WASHINGTON — Several prominent Minnesota businesses are urging the U.S. Supreme Court to block a Trump administration plan to allow deportation of residents brought into the country illegally as children.
Best Buy, Target, Ecolab, Cargill, UnitedHealth Group and C.H. Robinson are among thousands of American companies signed on individually or through trade groups to a friend of the court brief filed earlier this month. The brief strongly criticizes the Trump plan on economic grounds. It urges preservation of the Deferred Action for Childhood Arrivals (DACA) program set up by the Obama administration in 2012. The program lets young people known as Dreamers stay in the country to pursue education and jobs.
This includes hundreds of thousands who have spent virtually their entire lives in the U.S. protected by a policy heretofore honored by Republicans and Democrats.
Best Buy and Target signed on individually to the Supreme Court brief filed in anticipation of a November hearing on DACA.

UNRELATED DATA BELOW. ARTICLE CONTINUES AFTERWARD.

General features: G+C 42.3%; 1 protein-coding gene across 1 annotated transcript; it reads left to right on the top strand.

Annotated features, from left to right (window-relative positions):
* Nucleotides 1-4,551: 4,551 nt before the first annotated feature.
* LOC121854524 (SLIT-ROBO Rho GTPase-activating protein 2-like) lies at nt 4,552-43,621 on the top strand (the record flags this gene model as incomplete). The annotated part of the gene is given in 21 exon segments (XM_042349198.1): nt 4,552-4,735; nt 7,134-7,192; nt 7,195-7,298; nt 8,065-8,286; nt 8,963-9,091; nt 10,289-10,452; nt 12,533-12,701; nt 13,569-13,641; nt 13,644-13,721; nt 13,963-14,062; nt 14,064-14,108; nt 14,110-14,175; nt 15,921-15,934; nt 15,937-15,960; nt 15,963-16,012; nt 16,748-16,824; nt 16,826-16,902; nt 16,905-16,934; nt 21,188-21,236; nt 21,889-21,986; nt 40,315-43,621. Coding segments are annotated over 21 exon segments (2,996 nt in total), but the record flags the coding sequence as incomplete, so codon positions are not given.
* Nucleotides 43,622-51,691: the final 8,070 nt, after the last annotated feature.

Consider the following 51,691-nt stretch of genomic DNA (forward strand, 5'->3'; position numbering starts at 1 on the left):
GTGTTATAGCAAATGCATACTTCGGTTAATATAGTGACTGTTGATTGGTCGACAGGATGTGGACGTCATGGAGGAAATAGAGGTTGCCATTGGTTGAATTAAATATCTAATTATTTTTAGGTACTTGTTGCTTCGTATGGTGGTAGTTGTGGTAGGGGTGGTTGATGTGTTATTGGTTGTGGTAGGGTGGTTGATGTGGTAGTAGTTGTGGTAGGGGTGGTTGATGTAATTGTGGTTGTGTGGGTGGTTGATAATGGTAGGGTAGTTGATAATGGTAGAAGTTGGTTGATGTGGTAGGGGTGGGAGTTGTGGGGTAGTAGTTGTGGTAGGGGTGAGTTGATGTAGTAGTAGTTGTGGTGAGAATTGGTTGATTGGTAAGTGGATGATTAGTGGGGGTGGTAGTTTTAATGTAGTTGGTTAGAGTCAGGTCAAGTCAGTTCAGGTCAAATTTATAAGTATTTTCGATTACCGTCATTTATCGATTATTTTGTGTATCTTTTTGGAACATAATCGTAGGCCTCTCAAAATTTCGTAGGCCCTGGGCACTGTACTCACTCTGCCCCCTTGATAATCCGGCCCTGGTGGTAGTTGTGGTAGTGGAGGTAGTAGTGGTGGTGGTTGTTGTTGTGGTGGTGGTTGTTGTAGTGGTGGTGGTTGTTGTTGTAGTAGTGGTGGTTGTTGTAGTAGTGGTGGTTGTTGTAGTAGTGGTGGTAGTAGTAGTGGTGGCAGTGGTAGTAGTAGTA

“We know that there are Best Buy employees, customers and teens we support through our Teen Tech Centers who are Dreamers,” Best Buy spokesman Jeff Shelman told the Star Tribune. “We believe that finding a permanent solution to enable these young people to continue to live and work in the United States is the right thing to do.”
In an e-mail, Target stressed a commitment to “diversity and inclusion.”
“We welcome people of all backgrounds to engage with our brand as team members or guests,” the company said. “By embracing equal opportunities for all, we can better understand and serve our guests, connect to the communities we serve and build a stronger team. Target is joining many other companies in asking Congress to pass legislation that provides a permanent solution for DACA recipients. We will also continue to offer resources and support to any of our Target team members who are seeking it.”